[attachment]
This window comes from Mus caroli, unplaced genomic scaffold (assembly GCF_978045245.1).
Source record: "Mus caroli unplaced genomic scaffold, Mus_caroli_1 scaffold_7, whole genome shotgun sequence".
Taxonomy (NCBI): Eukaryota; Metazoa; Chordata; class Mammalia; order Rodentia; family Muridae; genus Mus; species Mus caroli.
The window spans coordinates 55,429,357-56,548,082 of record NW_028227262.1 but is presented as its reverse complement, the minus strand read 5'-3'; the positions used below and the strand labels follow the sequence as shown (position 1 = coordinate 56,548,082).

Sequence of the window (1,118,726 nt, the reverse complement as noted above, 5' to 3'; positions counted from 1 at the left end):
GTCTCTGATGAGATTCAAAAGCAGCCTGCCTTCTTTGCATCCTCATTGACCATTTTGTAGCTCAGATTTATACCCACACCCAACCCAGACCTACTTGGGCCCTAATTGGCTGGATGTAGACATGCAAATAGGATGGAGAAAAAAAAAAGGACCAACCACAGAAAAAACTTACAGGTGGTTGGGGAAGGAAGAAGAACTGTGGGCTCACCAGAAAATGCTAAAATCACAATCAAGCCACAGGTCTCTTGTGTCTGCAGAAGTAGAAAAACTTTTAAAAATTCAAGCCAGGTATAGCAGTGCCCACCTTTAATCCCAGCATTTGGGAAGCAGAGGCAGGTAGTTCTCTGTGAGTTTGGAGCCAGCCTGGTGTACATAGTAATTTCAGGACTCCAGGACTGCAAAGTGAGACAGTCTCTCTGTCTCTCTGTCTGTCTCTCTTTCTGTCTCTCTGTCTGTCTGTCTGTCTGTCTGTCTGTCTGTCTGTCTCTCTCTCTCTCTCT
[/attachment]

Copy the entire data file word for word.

This window comes from Mus caroli, unplaced genomic scaffold (assembly GCF_978045245.1).
Source record: "Mus caroli unplaced genomic scaffold, Mus_caroli_1 scaffold_7, whole genome shotgun sequence".
Taxonomy (NCBI): Eukaryota; Metazoa; Chordata; class Mammalia; order Rodentia; family Muridae; genus Mus; species Mus caroli.
The window spans coordinates 55,429,357-56,548,082 of record NW_028227262.1 but is presented as its reverse complement, the minus strand read 5'-3'; the positions used below and the strand labels follow the sequence as shown (position 1 = coordinate 56,548,082).

Sequence of the window (1,118,726 nt, the reverse complement as noted above, 5' to 3'; positions counted from 1 at the left end):
GTCTCTGATGAGATTCAAAAGCAGCCTGCCTTCTTTGCATCCTCATTGACCATTTTGTAGCTCAGATTTATACCCACACCCAACCCAGACCTACTTGGGCCCTAATTGGCTGGATGTAGACATGCAAATAGGATGGAGAAAAAAAAAAGGACCAACCACAGAAAAAACTTACAGGTGGTTGGGGAAGGAAGAAGAACTGTGGGCTCACCAGAAAATGCTAAAATCACAATCAAGCCACAGGTCTCTTGTGTCTGCAGAAGTAGAAAAACTTTTAAAAATTCAAGCCAGGTATAGCAGTGCCCACCTTTAATCCCAGCATTTGGGAAGCAGAGGCAGGTAGTTCTCTGTGAGTTTGGAGCCAGCCTGGTGTACATAGTAATTTCAGGACTCCAGGACTGCAAAGTGAGACAGTCTCTCTGTCTCTCTGTCTGTCTCTCTTTCTGTCTCTCTGTCTGTCTGTCTGTCTGTCTGTCTGTCTGTCTGTCTCTCTCTCTCTCTCT